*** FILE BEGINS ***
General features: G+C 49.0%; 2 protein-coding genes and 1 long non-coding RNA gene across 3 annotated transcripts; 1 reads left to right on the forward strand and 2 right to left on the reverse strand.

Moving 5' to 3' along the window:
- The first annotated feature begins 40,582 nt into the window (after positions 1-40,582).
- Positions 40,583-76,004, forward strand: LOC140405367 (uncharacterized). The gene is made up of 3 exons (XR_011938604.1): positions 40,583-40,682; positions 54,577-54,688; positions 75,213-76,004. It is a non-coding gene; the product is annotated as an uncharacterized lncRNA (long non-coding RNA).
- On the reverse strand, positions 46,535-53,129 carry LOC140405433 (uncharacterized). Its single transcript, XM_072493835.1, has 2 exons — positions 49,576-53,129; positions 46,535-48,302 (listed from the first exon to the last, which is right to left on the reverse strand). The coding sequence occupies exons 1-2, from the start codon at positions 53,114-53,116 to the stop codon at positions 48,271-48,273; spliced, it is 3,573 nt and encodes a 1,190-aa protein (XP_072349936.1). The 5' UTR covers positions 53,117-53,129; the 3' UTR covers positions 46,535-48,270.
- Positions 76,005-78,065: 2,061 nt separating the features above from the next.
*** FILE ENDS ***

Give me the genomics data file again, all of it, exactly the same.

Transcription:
General features: G+C 49.0%; 2 protein-coding genes and 1 long non-coding RNA gene across 3 annotated transcripts; 1 reads left to right on the forward strand and 2 right to left on the reverse strand.

Moving 5' to 3' along the window:
- The first annotated feature begins 40,582 nt into the window (after positions 1-40,582).
- Positions 40,583-76,004, forward strand: LOC140405367 (uncharacterized). The gene is made up of 3 exons (XR_011938604.1): positions 40,583-40,682; positions 54,577-54,688; positions 75,213-76,004. It is a non-coding gene; the product is annotated as an uncharacterized lncRNA (long non-coding RNA).
- On the reverse strand, positions 46,535-53,129 carry LOC140405433 (uncharacterized). Its single transcript, XM_072493835.1, has 2 exons — positions 49,576-53,129; positions 46,535-48,302 (listed from the first exon to the last, which is right to left on the reverse strand). The coding sequence occupies exons 1-2, from the start codon at positions 53,114-53,116 to the stop codon at positions 48,271-48,273; spliced, it is 3,573 nt and encodes a 1,190-aa protein (XP_072349936.1). The 5' UTR covers positions 53,117-53,129; the 3' UTR covers positions 46,535-48,270.
- Positions 76,005-78,065: 2,061 nt separating the features above from the next.